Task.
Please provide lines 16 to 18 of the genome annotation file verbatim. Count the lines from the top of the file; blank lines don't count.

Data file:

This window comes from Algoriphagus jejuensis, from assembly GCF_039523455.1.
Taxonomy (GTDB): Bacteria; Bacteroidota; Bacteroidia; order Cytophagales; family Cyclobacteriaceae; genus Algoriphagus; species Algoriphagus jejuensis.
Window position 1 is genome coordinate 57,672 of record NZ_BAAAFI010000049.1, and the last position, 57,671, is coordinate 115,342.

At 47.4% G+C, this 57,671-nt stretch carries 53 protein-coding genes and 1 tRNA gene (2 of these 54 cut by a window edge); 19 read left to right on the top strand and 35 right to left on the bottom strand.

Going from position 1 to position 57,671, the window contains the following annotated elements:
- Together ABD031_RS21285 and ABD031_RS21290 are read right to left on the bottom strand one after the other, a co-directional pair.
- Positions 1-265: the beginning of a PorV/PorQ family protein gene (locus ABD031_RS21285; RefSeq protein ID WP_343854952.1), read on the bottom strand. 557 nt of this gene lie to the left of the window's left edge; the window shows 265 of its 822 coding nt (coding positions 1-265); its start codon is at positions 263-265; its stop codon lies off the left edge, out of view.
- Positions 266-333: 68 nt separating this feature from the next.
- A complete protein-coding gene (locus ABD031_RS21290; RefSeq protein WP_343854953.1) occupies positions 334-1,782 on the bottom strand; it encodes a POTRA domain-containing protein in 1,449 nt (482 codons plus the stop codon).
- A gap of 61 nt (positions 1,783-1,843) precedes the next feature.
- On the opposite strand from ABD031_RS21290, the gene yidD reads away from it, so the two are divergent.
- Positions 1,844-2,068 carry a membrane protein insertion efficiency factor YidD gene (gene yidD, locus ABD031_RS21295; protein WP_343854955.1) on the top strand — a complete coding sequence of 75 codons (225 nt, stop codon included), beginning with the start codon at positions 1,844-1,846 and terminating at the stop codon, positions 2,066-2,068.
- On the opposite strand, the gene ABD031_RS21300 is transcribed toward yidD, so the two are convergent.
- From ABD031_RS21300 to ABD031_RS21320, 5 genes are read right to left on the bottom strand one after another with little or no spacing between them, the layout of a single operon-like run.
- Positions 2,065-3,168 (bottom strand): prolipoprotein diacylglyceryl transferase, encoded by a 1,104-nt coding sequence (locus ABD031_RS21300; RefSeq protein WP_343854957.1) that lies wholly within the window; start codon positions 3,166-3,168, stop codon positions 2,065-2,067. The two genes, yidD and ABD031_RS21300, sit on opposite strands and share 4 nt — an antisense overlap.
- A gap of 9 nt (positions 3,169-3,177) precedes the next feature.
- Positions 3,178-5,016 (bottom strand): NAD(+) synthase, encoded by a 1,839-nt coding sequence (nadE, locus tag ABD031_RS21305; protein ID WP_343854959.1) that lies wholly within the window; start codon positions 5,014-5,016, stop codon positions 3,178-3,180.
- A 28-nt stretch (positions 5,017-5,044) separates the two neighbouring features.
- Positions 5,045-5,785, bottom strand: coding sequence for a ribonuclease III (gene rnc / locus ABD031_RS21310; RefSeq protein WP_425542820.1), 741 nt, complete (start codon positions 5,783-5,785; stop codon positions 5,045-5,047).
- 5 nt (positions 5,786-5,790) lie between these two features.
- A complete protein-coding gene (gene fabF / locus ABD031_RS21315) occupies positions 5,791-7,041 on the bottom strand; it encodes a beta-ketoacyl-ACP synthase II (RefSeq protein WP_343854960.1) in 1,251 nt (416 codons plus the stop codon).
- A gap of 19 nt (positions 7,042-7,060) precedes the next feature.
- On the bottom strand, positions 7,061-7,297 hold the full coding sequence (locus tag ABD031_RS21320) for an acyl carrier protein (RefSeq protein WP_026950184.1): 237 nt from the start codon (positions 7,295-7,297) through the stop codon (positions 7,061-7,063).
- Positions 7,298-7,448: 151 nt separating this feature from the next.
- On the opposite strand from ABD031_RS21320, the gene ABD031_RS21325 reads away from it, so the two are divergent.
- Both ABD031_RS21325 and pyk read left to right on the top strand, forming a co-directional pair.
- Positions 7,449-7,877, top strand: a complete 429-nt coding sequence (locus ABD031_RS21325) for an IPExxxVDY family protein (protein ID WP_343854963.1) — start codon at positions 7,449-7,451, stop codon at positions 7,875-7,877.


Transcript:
- A gap of 9 nt (positions 3,169-3,177) precedes the next feature.
- Positions 3,178-5,016 (bottom strand): NAD(+) synthase, encoded by a 1,839-nt coding sequence (nadE, locus tag ABD031_RS21305; protein ID WP_343854959.1) that lies wholly within the window; start codon positions 5,014-5,016, stop codon positions 3,178-3,180.
- A 28-nt stretch (positions 5,017-5,044) separates the two neighbouring features.